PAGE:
LeBreton Flats public consultations ending today

Monday marks the final day members of the public can submit online feedback on two competing visions to redevelop LeBreton Flats.

NCC to close online questionnaire after Monday

The Devcore Canderel DLS Group made a linear park called Canadensis the spine of its public use area in its proposal. RendezVous LeBreton's bid has a major event centre and LeBreton Square as its public anchor use. (renderings submitted)

Today is the final day members of the public can submit online feedback on two competing visions to redevelop LeBreton Flats.

The National Capital Commission's online questionnaire asks people to weigh in on what they like and dislike about the two proposals put forward by Devcore Canderel DLS Group — a group backed by Quebec-based billionaires André Desmarais and Guy Laliberté — and RendezVous LeBreton, which has the backing of Ottawa Senators owner Eugene Melnyk.

Both proposals for an area just west of Ottawa's downtown core include an innovation pavilion, linear plazas, public squares, a public library, and an NHL-calibre arena.

The DCDLS bid, "LeBreton Re-Imagined," would bring various new attractions to the capital, including a Canadian Communication Centre, a planetarium, a skydiving wind tunnel, a skate park, an automotive museum and a Ripley's aquarium — all linked by "Canadensis," a botanical linear park featuring plants from across the country.

It will be on display at 360 Albert St. from 8 a.m. to 6 p.m. Monday.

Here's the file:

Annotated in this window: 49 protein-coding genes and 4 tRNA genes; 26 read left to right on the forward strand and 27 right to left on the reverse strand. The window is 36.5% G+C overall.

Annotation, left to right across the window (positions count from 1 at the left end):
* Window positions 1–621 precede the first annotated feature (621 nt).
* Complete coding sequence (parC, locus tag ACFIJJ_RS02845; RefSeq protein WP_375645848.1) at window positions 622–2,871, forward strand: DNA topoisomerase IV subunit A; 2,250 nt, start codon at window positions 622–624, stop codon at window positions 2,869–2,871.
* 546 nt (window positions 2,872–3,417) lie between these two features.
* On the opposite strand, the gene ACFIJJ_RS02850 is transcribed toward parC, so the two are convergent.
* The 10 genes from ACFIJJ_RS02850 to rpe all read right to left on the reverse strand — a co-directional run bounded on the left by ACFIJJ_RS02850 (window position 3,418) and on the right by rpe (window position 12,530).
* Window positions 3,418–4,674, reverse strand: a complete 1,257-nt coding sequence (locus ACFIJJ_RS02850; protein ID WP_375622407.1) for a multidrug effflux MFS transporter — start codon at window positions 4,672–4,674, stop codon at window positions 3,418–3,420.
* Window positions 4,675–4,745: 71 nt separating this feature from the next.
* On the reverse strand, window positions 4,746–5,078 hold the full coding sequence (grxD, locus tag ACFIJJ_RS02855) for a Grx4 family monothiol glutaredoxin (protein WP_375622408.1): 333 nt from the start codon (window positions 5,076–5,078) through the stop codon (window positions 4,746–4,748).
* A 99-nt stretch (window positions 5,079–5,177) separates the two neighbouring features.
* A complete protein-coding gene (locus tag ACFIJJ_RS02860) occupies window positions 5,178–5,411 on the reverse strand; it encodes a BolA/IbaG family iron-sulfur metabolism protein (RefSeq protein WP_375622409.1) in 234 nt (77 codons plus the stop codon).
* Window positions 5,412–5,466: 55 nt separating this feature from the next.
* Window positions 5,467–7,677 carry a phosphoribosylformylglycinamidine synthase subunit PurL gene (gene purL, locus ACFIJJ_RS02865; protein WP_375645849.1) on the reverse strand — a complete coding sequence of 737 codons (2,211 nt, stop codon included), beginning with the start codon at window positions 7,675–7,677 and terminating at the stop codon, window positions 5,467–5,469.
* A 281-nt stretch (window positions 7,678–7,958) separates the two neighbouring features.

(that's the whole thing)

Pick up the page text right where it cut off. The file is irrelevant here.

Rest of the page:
RendezVous LeBreton's bid, called "Illumination LeBreton," would see five distinct neighbourhoods — Pimisi, Bayview, Quartier LeBreton, Asticou and Aqueduct — centred around a major events centre.

It is set up in section 203 of the Canadian Tire Centre from 10 a.m. to 3 p.m. Monday.

Community association weighs in

The Dalhousie Community Association, which encompasses LeBreton Flats, announced Monday it would not be supporting one proposal over the other.

However, the DCA issued a series of recommendations that it felt would make the "vertical subdivision" a well-integrated part of the city — including a grocery store, schools in both official languages, a wide range of housing types, and minimal light pollution.

Go 'beyond the proposals'

Michelle Reimer was one of about 20 urban planners, architects, heritage advocates and other "concerned citizens" who met Saturday at HUB Ottawa to discuss the next steps for LeBreton Flats.

She urged people to go "beyond the proposals" in offering their feedback to the NCC.

"The consultation is taking place at the end of the planning process. It didn't take place early on," she said.

"So now we're put in a position to react to a bunch of ideas, versus really looking at that land and looking at the needs of Ottawa and thinking about the national significance of that space. And really engaging — broadly speaking — [with] what is possible."

An evaluation committee is expected to recommend one of the plans to the NCC's board in March 2016.

Input from the online questionnaire will "be compiled and submitted to the members of the evaluation committee for their consideration," according to a statement on the NCC's website.

The NCC doesn't intend to announce a winner to the public until early 2017, if it has negotiated with the successful bidder and received federal approvals.